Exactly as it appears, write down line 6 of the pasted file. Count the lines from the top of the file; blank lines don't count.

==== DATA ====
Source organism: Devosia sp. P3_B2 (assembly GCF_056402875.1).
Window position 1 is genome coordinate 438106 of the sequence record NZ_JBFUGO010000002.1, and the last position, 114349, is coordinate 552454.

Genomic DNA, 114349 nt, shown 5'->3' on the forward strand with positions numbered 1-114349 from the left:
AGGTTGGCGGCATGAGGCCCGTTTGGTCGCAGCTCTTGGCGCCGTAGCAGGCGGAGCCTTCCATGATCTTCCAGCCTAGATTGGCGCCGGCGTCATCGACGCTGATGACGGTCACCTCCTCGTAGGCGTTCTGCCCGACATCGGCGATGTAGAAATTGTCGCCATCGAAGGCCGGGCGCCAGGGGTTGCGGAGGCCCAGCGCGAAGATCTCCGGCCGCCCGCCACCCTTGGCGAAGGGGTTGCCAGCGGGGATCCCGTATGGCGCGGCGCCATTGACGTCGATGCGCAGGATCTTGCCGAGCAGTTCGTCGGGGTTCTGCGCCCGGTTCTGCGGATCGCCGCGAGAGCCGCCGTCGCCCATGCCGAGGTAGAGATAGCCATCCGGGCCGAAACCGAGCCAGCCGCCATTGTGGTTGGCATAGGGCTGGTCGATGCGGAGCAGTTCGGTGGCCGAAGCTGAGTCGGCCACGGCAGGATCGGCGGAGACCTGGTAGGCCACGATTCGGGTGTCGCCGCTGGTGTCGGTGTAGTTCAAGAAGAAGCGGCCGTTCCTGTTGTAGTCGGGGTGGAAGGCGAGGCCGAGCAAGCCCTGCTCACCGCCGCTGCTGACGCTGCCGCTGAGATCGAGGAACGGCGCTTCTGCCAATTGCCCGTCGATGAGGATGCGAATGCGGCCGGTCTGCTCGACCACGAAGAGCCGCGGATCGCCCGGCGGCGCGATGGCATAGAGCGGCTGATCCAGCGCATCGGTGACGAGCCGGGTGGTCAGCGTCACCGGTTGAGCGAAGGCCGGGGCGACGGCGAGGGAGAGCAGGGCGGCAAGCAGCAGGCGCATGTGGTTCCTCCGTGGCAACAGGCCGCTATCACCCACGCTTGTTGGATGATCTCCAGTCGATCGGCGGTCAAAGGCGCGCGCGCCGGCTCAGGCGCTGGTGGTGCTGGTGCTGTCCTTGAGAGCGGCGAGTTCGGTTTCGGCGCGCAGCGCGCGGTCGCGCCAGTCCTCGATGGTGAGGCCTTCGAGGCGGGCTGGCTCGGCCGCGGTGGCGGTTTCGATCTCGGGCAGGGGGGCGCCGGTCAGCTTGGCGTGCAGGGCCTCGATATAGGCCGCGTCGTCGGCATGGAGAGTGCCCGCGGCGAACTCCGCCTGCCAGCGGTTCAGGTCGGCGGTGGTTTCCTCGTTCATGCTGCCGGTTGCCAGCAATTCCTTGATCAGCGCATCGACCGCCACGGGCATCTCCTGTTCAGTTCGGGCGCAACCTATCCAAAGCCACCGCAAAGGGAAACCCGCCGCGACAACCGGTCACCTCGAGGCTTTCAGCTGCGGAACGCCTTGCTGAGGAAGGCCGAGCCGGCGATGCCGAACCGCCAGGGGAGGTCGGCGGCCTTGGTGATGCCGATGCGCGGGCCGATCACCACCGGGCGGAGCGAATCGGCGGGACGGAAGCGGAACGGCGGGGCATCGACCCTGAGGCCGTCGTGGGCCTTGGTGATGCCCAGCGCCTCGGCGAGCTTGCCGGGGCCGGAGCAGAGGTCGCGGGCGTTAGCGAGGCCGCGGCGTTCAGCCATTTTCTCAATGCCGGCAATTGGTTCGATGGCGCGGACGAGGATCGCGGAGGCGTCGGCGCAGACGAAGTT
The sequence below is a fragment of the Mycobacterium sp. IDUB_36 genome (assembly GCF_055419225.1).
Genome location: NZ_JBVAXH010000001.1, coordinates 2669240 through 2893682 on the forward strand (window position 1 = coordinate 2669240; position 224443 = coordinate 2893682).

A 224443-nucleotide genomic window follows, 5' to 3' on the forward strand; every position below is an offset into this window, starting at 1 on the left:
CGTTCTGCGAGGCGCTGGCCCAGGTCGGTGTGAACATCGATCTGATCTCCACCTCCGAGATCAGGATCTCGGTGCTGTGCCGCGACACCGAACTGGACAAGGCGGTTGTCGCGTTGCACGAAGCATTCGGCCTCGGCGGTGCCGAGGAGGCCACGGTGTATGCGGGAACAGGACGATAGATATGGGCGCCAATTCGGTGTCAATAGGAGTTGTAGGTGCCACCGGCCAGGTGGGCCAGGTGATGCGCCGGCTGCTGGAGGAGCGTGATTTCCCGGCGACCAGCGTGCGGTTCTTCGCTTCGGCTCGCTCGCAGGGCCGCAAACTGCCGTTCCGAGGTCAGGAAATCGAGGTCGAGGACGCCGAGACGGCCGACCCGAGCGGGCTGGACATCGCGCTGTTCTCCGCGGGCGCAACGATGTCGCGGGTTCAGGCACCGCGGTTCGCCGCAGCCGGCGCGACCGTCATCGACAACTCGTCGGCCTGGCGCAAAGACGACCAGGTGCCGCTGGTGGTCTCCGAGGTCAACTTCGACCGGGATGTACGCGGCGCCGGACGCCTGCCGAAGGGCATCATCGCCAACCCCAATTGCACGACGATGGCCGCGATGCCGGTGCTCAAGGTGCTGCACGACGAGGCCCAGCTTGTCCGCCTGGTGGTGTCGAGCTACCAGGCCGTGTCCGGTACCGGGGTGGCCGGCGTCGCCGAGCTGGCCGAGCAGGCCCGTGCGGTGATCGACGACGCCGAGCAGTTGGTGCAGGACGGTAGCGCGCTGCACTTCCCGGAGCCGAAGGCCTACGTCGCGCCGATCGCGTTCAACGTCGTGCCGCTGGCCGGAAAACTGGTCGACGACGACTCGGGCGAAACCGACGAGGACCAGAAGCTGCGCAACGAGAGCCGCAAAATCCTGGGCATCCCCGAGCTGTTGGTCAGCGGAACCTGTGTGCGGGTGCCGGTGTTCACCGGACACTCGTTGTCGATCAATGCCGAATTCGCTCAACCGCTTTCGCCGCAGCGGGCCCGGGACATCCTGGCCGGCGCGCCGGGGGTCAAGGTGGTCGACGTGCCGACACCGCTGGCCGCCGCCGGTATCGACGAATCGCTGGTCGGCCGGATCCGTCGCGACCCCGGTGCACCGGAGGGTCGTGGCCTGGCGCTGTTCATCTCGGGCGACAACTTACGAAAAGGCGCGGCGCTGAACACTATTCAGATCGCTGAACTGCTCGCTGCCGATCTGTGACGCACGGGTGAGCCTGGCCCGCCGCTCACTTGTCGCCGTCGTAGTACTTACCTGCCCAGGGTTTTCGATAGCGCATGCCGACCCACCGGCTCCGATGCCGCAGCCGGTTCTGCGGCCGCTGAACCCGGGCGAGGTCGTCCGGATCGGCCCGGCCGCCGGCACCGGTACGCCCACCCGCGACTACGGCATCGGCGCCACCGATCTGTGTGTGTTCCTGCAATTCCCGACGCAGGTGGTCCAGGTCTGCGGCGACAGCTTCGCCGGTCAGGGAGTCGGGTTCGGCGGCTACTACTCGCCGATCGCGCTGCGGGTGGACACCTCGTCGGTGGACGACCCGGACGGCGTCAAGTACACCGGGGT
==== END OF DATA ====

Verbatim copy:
Genome location: NZ_JBVAXH010000001.1, coordinates 2669240 through 2893682 on the forward strand (window position 1 = coordinate 2669240; position 224443 = coordinate 2893682).